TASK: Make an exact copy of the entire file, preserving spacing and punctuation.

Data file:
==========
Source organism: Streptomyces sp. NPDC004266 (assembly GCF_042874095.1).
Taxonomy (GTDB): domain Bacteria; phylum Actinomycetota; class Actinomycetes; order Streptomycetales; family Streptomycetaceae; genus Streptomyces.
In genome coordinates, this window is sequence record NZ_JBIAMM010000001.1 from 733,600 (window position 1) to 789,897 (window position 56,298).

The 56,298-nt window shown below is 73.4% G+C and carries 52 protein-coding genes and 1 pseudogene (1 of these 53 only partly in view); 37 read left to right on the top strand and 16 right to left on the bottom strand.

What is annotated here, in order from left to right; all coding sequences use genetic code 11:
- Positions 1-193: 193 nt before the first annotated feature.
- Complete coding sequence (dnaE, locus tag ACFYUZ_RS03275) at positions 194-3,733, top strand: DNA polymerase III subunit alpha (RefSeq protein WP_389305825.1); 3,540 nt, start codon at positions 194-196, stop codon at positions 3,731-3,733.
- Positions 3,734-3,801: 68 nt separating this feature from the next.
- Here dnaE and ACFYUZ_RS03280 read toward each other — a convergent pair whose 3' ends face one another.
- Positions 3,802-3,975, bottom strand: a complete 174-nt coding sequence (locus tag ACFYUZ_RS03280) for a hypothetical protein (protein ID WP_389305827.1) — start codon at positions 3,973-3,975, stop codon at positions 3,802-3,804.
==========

Source organism: Streptomyces sp. NPDC004266 (assembly GCF_042874095.1).
Taxonomy (GTDB): domain Bacteria; phylum Actinomycetota; class Actinomycetes; order Streptomycetales; family Streptomycetaceae; genus Streptomyces.
In genome coordinates, this window is sequence record NZ_JBIAMM010000001.1 from 733,600 (window position 1) to 789,897 (window position 56,298).

The 56,298-nt window shown below is 73.4% G+C and carries 52 protein-coding genes and 1 pseudogene (1 of these 53 only partly in view); 37 read left to right on the top strand and 16 right to left on the bottom strand.

What is annotated here, in order from left to right; all coding sequences use genetic code 11:
- Positions 1-193: 193 nt before the first annotated feature.
- Complete coding sequence (dnaE, locus tag ACFYUZ_RS03275) at positions 194-3,733, top strand: DNA polymerase III subunit alpha (RefSeq protein WP_389305825.1); 3,540 nt, start codon at positions 194-196, stop codon at positions 3,731-3,733.
- Positions 3,734-3,801: 68 nt separating this feature from the next.
- Here dnaE and ACFYUZ_RS03280 read toward each other — a convergent pair whose 3' ends face one another.
- Positions 3,802-3,975, bottom strand: a complete 174-nt coding sequence (locus tag ACFYUZ_RS03280) for a hypothetical protein (protein ID WP_389305827.1) — start codon at positions 3,973-3,975, stop codon at positions 3,802-3,804.